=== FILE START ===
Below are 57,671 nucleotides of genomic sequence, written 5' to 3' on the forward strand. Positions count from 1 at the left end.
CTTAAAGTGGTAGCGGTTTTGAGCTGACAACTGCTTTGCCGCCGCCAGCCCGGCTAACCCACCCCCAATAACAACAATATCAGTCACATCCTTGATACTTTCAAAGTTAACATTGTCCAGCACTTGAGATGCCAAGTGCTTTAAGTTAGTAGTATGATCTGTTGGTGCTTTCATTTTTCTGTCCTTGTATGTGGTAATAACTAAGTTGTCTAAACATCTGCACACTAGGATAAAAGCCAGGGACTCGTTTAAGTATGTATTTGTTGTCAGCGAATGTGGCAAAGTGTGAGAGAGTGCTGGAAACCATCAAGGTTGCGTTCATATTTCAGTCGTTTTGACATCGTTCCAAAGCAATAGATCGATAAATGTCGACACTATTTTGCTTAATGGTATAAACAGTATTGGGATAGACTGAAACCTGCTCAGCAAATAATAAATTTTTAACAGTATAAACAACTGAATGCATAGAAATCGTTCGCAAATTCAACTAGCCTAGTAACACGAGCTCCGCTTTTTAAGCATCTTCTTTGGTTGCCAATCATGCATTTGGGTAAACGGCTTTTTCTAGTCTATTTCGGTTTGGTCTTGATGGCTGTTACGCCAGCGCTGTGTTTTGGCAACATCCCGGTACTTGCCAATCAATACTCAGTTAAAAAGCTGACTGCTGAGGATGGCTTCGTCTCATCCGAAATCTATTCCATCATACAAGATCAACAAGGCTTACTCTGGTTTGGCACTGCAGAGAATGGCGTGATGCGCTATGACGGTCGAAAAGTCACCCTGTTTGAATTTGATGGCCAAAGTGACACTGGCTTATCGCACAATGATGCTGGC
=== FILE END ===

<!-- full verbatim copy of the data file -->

Below are 57,671 nucleotides of genomic sequence, written 5' to 3' on the forward strand. Positions count from 1 at the left end.
CTTAAAGTGGTAGCGGTTTTGAGCTGACAACTGCTTTGCCGCCGCCAGCCCGGCTAACCCACCCCCAATAACAACAATATCAGTCACATCCTTGATACTTTCAAAGTTAACATTGTCCAGCACTTGAGATGCCAAGTGCTTTAAGTTAGTAGTATGATCTGTTGGTGCTTTCATTTTTCTGTCCTTGTATGTGGTAATAACTAAGTTGTCTAAACATCTGCACACTAGGATAAAAGCCAGGGACTCGTTTAAGTATGTATTTGTTGTCAGCGAATGTGGCAAAGTGTGAGAGAGTGCTGGAAACCATCAAGGTTGCGTTCATATTTCAGTCGTTTTGACATCGTTCCAAAGCAATAGATCGATAAATGTCGACACTATTTTGCTTAATGGTATAAACAGTATTGGGATAGACTGAAACCTGCTCAGCAAATAATAAATTTTTAACAGTATAAACAACTGAATGCATAGAAATCGTTCGCAAATTCAACTAGCCTAGTAACACGAGCTCCGCTTTTTAAGCATCTTCTTTGGTTGCCAATCATGCATTTGGGTAAACGGCTTTTTCTAGTCTATTTCGGTTTGGTCTTGATGGCTGTTACGCCAGCGCTGTGTTTTGGCAACATCCCGGTACTTGCCAATCAATACTCAGTTAAAAAGCTGACTGCTGAGGATGGCTTCGTCTCATCCGAAATCTATTCCATCATACAAGATCAACAAGGCTTACTCTGGTTTGGCACTGCAGAGAATGGCGTGATGCGCTATGACGGTCGAAAAGTCACCCTGTTTGAATTTGATGGCCAAAGTGACACTGGCTTATCGCACAATGATGCTGGC